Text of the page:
We Wanted to Do It Ourselves. Dimensioni sociali e tecnologiche delle pratiche emancipatorie nel campo della comunicazione digitale
(We Wanted to Do It Ourselves. Social and technological dimensions of emancipatory practices in the field of digital communication)
This article can be read here.
This article looks at the sector of cyberspace activists (“radical techies”) who set up independent digital infrastructures (internet servers) in order to provide other activists with Internet-based communication tools that are free, secure and do not operate according to market-driven principles. These practices emerge in response to politics of enclosure and control threatening fundamental civil rights, such as the right to privacy and security of personal communications, and in reaction to the commercialization of the sector. The article explores the process of creation of autonomous zones in cyberspace, and of a collective identity which is the synthesis of individuals’ private experiences. It then looks at the action repertoire, based on the circumvention of institutions and restrictive rules, and at the emergence of strong transnational networks for knowledge exchange and self-defence among radical techies. It also seeks to understand whether these forms of radical online activism can be considered a social movement in the making, and what kind of connections these groups establish with organizations active in the field of media democratization.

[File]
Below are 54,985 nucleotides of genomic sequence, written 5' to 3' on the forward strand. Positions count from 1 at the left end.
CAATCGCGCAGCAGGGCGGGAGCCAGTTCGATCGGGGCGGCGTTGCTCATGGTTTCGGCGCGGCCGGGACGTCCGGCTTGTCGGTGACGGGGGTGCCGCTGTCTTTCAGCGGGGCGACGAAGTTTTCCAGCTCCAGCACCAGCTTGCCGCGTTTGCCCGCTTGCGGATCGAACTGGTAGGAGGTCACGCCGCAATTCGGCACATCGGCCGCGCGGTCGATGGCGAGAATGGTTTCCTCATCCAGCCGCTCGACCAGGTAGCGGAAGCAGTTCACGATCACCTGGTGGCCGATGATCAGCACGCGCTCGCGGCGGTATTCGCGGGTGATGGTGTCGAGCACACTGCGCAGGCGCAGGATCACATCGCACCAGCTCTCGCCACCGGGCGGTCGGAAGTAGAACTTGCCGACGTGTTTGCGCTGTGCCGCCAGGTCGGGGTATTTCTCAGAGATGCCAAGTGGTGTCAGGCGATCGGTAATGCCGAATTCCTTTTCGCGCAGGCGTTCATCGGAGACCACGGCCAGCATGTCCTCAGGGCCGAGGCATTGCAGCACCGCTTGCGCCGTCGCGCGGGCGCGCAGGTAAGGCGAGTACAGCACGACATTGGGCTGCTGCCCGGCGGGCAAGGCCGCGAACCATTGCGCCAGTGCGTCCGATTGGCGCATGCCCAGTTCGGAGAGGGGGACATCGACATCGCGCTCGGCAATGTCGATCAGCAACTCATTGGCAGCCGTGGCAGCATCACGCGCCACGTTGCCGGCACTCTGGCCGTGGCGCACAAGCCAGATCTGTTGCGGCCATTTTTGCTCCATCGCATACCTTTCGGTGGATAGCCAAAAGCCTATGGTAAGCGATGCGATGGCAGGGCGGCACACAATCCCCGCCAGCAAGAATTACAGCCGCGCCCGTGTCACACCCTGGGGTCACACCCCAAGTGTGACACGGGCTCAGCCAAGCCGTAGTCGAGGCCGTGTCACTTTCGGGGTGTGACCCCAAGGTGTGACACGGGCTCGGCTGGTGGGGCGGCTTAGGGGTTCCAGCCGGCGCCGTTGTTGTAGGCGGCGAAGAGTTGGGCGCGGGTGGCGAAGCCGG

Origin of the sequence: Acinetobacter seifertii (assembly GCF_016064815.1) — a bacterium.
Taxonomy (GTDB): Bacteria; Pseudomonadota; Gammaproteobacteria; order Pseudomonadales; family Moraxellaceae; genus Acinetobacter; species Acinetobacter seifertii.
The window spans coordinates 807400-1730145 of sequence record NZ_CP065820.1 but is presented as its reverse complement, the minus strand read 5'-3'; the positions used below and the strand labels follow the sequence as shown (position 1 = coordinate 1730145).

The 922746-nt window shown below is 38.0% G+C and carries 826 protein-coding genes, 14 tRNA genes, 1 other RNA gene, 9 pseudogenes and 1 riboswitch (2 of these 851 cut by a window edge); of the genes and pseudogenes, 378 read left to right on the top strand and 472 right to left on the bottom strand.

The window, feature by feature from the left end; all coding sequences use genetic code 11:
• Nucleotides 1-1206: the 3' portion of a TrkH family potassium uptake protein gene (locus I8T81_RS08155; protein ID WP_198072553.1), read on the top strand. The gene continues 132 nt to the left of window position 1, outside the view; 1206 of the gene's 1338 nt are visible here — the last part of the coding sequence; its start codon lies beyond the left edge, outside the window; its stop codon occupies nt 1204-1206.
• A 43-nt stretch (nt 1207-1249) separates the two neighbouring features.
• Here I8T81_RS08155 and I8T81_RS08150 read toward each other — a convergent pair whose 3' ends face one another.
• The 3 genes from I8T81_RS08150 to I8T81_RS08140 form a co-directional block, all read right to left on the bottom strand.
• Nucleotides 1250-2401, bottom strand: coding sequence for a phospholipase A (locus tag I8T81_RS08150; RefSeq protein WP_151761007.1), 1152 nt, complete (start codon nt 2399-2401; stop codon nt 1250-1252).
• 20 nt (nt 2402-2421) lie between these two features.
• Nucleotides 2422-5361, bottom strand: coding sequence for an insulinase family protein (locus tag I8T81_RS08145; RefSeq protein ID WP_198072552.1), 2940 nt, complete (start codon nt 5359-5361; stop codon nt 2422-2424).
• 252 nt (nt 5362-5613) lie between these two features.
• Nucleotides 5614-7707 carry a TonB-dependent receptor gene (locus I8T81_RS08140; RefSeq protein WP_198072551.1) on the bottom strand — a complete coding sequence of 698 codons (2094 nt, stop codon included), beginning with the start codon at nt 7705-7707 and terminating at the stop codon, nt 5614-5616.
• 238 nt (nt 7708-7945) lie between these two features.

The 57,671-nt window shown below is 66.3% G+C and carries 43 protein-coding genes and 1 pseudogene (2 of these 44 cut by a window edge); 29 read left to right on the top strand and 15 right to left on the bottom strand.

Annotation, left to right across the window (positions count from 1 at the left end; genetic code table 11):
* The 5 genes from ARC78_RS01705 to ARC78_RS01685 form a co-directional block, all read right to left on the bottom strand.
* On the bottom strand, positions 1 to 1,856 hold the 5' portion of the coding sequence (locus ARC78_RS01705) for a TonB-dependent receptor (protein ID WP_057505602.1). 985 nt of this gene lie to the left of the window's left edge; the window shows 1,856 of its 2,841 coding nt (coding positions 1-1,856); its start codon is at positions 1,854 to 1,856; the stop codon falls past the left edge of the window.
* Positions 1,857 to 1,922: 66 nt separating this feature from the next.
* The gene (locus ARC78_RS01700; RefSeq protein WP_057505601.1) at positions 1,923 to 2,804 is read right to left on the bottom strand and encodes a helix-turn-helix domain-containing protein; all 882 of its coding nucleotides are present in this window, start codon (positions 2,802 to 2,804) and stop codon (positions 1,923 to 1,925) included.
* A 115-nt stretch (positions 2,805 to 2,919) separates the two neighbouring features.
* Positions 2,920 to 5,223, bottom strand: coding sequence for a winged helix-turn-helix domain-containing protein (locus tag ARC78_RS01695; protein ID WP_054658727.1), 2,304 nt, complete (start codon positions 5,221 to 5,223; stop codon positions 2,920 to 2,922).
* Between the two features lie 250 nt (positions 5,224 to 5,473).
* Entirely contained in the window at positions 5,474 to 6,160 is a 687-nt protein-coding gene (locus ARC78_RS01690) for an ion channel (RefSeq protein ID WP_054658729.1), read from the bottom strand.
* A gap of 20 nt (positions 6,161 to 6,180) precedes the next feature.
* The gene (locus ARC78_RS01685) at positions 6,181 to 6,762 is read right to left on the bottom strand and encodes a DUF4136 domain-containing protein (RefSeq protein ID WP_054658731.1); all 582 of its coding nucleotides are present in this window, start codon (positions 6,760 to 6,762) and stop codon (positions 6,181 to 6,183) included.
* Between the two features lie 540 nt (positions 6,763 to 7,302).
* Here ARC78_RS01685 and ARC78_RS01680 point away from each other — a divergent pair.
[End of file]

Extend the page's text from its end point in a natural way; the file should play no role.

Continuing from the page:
Milan, S. (2009). “We Wanted to Do It Ourselves. Dimensioni sociali e tecnologiche delle pratiche emancipatorie nel campo della comunicazione digitale”, Quaderni di Sociologia, 49, pp. 43-60.